When you are prescribed Warfarin one of the first things you will be told is to be mindful of the amount of Vitamin K in your diet. So why is this?
Vitamin K is a vital part of the blood clotting process. So, for people at risk of blood clots forming, Warfarin is prescribed to control the action of Vitamin K.
It therefore follows that the amount of Vitamin K in your body will affect how well Warfarin is able to control the blood clotting process. So eating large amounts of Vitamin K containing foods can put you at higher risk of blood clots occurring.
You should not try and avoid eating foods containing Vitamin K altogether. It is an important nutrient and has a number of valuable health benefits.
Added to this, your correct dosage of warfarin will be worked out taking into account your normal consumption of Vitamin K.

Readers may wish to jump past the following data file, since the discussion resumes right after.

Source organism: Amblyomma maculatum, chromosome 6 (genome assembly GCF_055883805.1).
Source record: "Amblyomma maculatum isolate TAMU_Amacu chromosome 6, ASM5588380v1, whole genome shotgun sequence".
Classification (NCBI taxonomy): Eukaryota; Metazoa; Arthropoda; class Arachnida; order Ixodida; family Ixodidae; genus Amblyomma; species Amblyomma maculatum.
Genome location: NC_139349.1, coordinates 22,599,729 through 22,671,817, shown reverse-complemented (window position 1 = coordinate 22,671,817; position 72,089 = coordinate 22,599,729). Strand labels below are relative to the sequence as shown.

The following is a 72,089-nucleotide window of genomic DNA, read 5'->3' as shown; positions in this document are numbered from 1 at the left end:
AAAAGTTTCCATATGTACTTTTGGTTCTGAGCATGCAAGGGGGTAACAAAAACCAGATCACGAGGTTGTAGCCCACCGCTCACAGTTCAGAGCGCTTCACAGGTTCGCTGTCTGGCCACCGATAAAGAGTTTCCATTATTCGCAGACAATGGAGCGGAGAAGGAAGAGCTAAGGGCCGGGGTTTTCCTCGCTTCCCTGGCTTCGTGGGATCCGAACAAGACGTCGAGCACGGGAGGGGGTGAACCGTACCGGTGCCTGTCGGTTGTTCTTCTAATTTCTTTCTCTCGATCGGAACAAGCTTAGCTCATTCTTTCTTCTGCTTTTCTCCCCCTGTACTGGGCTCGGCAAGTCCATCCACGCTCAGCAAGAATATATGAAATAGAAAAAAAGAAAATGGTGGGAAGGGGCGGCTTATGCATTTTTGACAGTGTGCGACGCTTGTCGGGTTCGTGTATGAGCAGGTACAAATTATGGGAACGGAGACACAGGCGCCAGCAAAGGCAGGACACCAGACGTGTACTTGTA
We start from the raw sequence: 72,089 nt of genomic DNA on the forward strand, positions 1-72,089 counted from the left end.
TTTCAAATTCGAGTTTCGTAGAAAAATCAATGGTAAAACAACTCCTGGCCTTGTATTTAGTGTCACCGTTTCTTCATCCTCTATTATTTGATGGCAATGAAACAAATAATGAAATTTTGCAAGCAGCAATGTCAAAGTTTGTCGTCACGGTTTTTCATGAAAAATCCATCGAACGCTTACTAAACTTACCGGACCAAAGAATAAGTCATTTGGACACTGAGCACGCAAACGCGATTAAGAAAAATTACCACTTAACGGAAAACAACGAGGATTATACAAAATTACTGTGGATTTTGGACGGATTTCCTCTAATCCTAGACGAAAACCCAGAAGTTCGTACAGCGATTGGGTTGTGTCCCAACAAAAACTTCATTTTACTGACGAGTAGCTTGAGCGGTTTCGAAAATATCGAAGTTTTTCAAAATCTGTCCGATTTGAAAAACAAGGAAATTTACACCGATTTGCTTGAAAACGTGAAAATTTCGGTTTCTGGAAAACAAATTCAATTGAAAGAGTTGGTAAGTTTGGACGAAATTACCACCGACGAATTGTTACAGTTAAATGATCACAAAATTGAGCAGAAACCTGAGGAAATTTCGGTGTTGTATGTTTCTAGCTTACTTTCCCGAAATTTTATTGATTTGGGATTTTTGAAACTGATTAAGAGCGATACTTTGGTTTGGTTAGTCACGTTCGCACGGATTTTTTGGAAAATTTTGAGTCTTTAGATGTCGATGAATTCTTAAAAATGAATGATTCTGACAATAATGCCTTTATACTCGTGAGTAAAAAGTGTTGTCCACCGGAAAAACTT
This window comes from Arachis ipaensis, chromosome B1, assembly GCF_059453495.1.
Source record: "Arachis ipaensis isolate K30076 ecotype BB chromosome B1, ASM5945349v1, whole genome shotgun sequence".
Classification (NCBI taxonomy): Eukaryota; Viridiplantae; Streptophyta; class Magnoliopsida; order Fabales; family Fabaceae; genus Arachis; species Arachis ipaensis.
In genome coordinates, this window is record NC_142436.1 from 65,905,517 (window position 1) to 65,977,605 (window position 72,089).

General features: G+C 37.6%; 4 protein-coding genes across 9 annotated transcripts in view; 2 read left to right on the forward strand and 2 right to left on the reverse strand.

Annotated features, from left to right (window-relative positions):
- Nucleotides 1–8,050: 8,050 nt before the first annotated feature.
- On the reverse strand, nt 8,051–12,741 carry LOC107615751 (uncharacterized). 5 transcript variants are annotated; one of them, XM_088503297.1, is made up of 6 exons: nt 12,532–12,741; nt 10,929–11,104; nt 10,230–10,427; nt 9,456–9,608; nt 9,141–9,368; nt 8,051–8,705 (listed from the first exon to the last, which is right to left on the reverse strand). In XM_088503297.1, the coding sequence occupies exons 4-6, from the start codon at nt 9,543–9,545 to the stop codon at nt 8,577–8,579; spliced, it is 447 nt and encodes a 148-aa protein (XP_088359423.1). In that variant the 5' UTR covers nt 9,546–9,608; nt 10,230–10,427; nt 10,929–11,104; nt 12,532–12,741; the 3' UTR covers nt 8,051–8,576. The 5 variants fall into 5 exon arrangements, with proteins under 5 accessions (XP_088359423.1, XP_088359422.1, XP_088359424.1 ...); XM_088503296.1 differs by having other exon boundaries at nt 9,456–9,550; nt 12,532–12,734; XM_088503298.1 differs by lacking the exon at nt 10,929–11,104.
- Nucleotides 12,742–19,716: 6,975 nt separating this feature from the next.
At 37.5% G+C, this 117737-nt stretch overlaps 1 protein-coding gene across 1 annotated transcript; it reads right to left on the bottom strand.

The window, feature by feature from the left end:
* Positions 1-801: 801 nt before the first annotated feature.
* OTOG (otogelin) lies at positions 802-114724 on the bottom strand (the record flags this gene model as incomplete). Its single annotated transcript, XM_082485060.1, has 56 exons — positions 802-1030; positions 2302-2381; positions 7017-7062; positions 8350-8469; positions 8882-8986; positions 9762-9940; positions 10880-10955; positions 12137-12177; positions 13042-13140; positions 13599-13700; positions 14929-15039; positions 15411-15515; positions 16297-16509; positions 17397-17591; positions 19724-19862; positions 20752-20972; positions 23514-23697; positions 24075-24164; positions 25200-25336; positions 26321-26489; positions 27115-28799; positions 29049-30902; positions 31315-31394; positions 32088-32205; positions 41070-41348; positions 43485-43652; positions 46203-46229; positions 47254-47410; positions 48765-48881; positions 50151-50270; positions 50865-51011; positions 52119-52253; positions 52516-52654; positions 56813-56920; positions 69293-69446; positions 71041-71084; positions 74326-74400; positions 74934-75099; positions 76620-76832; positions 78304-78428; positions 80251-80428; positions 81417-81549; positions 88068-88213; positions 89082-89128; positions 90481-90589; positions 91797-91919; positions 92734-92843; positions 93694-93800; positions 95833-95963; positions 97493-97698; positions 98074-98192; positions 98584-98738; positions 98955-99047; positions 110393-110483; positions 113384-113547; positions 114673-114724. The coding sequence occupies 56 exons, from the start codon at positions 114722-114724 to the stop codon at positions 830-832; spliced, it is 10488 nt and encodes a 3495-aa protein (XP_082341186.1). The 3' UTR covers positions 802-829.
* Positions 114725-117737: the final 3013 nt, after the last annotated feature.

So, the important thing is to be consistent in the amount of Vitamin K you are eating over the course of the week and try not to make big, or sudden, changes.
An increased amount of Vitamin K can lower your INR making Warfarin less effective and potentially increasing the risk of blood clots
A decreased amount of Vitamin K can increase your INR making Warfarin more effective and putting you at risk of bleeding
It is, therefore, important to have an awareness of the type of foods that have a high Vitamin K content. In general these fall into 3 main groups,
Dark green leafy vegetables, such as spinach, kale or broccoli
Some Oils, such as rapeseed and olive oil
Certain Fast Foods, such as crisps and fast food fries